Our Theology of Prayer Matters More than Our Feelings

"I relished reading about prayer, talking about prayer, trying different kinds of prayer, and encouraging others in their lives of prayer. And most of all, I loved the sweet intimacy of prayer itself .... And then one day, without warning, reason, or explanation, that sense of sweet intimacy was gone. ... My very relationship with God seemed threatened." - C.Today

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Does Your Prayer Life Need to Change?

Reposted from Rooted Thinking.

I would guess that almost every Christians reading this sentence would like to have a deeper prayer life.

As we read God’s Word, we see that prayer is a crucial part of our Christian experience. It is not simply an event that we participate in, an exercise we accomplish, or a task we fulfill. Rather, prayer is humility before God. It is an expression of our faith in Him and in the veracity of His promises.

Sometimes people describe prayer as just “talking to God,” but we know that prayer is much more than that. It is worship. It is active dependence upon God our good Father. In prayer, we give praise to God and express to Him our gratitude for His grace and good gifts. We take our concerns to Him, seeking His aid as we actively trust in His sovereignty over us. We also plead for His grace to work in the lives of others whom we love (intercession). Prayer is all of these things and much more.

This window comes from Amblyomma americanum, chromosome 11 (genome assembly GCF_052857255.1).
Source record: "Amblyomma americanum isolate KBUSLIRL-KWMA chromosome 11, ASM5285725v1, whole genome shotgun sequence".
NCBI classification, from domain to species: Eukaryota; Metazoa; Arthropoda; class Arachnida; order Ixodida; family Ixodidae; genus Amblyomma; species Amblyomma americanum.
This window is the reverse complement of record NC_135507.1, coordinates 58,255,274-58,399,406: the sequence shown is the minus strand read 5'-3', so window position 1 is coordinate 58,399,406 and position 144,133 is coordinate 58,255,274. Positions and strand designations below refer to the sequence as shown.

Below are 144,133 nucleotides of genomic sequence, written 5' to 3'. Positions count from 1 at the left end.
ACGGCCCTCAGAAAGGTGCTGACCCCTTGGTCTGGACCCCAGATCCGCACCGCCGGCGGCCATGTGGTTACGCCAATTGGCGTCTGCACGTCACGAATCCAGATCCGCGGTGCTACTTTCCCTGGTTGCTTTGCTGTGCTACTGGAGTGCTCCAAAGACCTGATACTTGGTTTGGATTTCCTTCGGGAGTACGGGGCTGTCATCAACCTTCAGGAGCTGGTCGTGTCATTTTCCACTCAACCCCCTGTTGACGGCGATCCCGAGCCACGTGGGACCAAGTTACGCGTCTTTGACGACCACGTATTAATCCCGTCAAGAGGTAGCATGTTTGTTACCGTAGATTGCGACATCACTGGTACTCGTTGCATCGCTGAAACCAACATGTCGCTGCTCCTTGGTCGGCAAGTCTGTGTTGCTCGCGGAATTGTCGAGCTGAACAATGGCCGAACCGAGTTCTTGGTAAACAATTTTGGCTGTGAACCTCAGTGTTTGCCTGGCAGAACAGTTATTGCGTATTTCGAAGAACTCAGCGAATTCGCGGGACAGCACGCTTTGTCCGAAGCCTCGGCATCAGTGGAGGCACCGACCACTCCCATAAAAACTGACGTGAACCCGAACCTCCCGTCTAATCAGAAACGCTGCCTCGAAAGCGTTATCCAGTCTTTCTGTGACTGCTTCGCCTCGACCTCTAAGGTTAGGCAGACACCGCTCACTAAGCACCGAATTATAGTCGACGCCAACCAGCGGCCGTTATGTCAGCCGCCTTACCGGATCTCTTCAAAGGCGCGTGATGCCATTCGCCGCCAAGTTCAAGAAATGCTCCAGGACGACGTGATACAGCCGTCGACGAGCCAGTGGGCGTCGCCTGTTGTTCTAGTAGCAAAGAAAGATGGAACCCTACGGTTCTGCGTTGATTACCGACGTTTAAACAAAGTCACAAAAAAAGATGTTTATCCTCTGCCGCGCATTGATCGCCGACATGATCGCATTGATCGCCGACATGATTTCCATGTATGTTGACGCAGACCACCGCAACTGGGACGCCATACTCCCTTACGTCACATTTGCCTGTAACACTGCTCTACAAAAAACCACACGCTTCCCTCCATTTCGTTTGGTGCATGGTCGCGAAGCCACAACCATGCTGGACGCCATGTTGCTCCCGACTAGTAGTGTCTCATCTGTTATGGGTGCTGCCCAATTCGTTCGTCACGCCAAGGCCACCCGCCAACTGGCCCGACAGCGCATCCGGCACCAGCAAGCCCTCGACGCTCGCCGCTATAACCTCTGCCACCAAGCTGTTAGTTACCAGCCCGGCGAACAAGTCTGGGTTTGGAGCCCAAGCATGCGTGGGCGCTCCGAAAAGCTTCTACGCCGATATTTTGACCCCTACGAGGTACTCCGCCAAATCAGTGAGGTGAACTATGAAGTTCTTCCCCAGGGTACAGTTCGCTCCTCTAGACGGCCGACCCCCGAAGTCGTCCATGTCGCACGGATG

Prayer is also a spiritual discipline. It requires discipline to pray because our sinful hearts fight against spending time in prayer. It is hard to maintain consistency in prayer. We need God’s help to both enable us to pray and to teach us how to pray in a way that pleases Him. God commands us to “pray without ceasing.” Prayer is a spiritual skill learned over time by God’s grace. When it comes to prayer, every Christian is still learning.

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Pray for the President

"Ours is not a convenient faith. We are bound by the commands of the word of God no matter how difficult they might be for us. While there was a lot of division in evangelical and fundamental circles regarding our previous president, there is not much sympathy at all for President Biden. It doesn’t matter. Paul said to pray for him." - P&D

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Matthew Henry on the Method of Prayer

Matthew Henry is perhaps best known for his Bible Commentary. I first came across him when I downloaded my first copy of the E-Sword Bible program. His commentary is available as a free download. Henry (1662-1714) died after finishing Genesis through to Acts. The rest of his commentary was finished by friends utilizing his notes.

But Henry also wrote a valuable manual on prayer. I only discovered this after stumbling across the book Taking Hold of God – Reformed and Puritan Perspectives on Prayer edited by Joel Beeke and Brian G. Najapfour. Some of the material below is drawn form Chapter 8 (written by Beeke) titled “Matthew Henry on a Practical Method of Daily Prayer.”

In his chapter, Beeke references Ligon Duncan who edited a book on Henry and his method of Prayer. See A Method for Prayer: Freedom in the Face of God. The following excerpt of an article by Duncan is an intriguing insight into Henry’s Method of Prayer:

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